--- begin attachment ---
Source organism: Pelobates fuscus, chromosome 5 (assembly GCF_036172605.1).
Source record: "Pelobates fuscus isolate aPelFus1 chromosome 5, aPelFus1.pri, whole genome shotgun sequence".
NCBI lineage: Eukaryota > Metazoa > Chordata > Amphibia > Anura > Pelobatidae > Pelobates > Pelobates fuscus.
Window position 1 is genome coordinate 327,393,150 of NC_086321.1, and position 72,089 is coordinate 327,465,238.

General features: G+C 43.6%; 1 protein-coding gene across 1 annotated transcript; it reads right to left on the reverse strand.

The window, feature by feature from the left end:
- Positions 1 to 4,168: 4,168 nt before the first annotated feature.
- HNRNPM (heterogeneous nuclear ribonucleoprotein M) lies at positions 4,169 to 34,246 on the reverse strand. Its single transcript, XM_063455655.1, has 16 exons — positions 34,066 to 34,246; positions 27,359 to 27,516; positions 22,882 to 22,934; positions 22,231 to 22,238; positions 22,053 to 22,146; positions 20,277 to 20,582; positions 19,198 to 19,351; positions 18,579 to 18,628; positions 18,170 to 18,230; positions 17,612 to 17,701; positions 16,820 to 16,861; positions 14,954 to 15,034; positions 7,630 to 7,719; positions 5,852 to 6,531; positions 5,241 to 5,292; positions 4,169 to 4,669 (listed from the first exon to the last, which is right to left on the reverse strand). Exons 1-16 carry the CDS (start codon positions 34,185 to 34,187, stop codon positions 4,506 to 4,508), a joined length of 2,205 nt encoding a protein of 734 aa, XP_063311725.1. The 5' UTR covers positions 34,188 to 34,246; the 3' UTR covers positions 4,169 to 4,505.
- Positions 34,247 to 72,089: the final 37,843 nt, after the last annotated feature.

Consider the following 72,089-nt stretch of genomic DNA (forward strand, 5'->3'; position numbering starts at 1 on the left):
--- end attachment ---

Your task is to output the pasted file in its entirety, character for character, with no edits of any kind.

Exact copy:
Source organism: Pelobates fuscus, chromosome 5 (assembly GCF_036172605.1).
Source record: "Pelobates fuscus isolate aPelFus1 chromosome 5, aPelFus1.pri, whole genome shotgun sequence".
NCBI lineage: Eukaryota > Metazoa > Chordata > Amphibia > Anura > Pelobatidae > Pelobates > Pelobates fuscus.
Window position 1 is genome coordinate 327,393,150 of NC_086321.1, and position 72,089 is coordinate 327,465,238.

General features: G+C 43.6%; 1 protein-coding gene across 1 annotated transcript; it reads right to left on the reverse strand.

The window, feature by feature from the left end:
- Positions 1 to 4,168: 4,168 nt before the first annotated feature.
- HNRNPM (heterogeneous nuclear ribonucleoprotein M) lies at positions 4,169 to 34,246 on the reverse strand. Its single transcript, XM_063455655.1, has 16 exons — positions 34,066 to 34,246; positions 27,359 to 27,516; positions 22,882 to 22,934; positions 22,231 to 22,238; positions 22,053 to 22,146; positions 20,277 to 20,582; positions 19,198 to 19,351; positions 18,579 to 18,628; positions 18,170 to 18,230; positions 17,612 to 17,701; positions 16,820 to 16,861; positions 14,954 to 15,034; positions 7,630 to 7,719; positions 5,852 to 6,531; positions 5,241 to 5,292; positions 4,169 to 4,669 (listed from the first exon to the last, which is right to left on the reverse strand). Exons 1-16 carry the CDS (start codon positions 34,185 to 34,187, stop codon positions 4,506 to 4,508), a joined length of 2,205 nt encoding a protein of 734 aa, XP_063311725.1. The 5' UTR covers positions 34,188 to 34,246; the 3' UTR covers positions 4,169 to 4,505.
- Positions 34,247 to 72,089: the final 37,843 nt, after the last annotated feature.

Consider the following 72,089-nt stretch of genomic DNA (forward strand, 5'->3'; position numbering starts at 1 on the left):